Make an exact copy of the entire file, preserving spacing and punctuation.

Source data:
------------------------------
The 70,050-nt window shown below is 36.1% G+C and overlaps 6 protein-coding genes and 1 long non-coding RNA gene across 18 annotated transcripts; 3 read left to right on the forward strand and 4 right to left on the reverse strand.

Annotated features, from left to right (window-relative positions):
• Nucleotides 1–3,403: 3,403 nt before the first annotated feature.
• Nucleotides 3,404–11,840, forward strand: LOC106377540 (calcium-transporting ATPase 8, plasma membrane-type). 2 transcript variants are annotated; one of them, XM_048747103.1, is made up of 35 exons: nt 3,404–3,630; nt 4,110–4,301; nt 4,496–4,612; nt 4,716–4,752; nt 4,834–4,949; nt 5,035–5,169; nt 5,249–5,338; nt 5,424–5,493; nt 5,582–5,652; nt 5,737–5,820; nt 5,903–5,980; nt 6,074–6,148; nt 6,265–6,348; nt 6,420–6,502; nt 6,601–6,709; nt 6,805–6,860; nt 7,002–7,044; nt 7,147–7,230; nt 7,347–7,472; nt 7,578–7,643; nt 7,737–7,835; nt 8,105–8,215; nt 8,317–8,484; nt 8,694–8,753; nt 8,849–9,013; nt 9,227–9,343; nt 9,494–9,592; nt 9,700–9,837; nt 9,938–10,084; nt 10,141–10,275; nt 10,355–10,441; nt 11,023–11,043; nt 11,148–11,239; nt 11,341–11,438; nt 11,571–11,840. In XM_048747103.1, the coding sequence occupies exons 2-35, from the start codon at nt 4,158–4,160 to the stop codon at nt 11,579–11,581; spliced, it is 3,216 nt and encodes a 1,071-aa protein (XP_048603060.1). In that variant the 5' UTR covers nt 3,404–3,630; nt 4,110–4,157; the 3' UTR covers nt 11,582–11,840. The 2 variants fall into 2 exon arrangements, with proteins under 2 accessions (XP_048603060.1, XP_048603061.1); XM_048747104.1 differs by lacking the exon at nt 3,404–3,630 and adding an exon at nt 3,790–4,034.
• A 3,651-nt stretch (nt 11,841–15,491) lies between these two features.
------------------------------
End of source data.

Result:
The 70,050-nt window shown below is 36.1% G+C and overlaps 6 protein-coding genes and 1 long non-coding RNA gene across 18 annotated transcripts; 3 read left to right on the forward strand and 4 right to left on the reverse strand.

Annotated features, from left to right (window-relative positions):
• Nucleotides 1–3,403: 3,403 nt before the first annotated feature.
• Nucleotides 3,404–11,840, forward strand: LOC106377540 (calcium-transporting ATPase 8, plasma membrane-type). 2 transcript variants are annotated; one of them, XM_048747103.1, is made up of 35 exons: nt 3,404–3,630; nt 4,110–4,301; nt 4,496–4,612; nt 4,716–4,752; nt 4,834–4,949; nt 5,035–5,169; nt 5,249–5,338; nt 5,424–5,493; nt 5,582–5,652; nt 5,737–5,820; nt 5,903–5,980; nt 6,074–6,148; nt 6,265–6,348; nt 6,420–6,502; nt 6,601–6,709; nt 6,805–6,860; nt 7,002–7,044; nt 7,147–7,230; nt 7,347–7,472; nt 7,578–7,643; nt 7,737–7,835; nt 8,105–8,215; nt 8,317–8,484; nt 8,694–8,753; nt 8,849–9,013; nt 9,227–9,343; nt 9,494–9,592; nt 9,700–9,837; nt 9,938–10,084; nt 10,141–10,275; nt 10,355–10,441; nt 11,023–11,043; nt 11,148–11,239; nt 11,341–11,438; nt 11,571–11,840. In XM_048747103.1, the coding sequence occupies exons 2-35, from the start codon at nt 4,158–4,160 to the stop codon at nt 11,579–11,581; spliced, it is 3,216 nt and encodes a 1,071-aa protein (XP_048603060.1). In that variant the 5' UTR covers nt 3,404–3,630; nt 4,110–4,157; the 3' UTR covers nt 11,582–11,840. The 2 variants fall into 2 exon arrangements, with proteins under 2 accessions (XP_048603060.1, XP_048603061.1); XM_048747104.1 differs by lacking the exon at nt 3,404–3,630 and adding an exon at nt 3,790–4,034.
• A 3,651-nt stretch (nt 11,841–15,491) lies between these two features.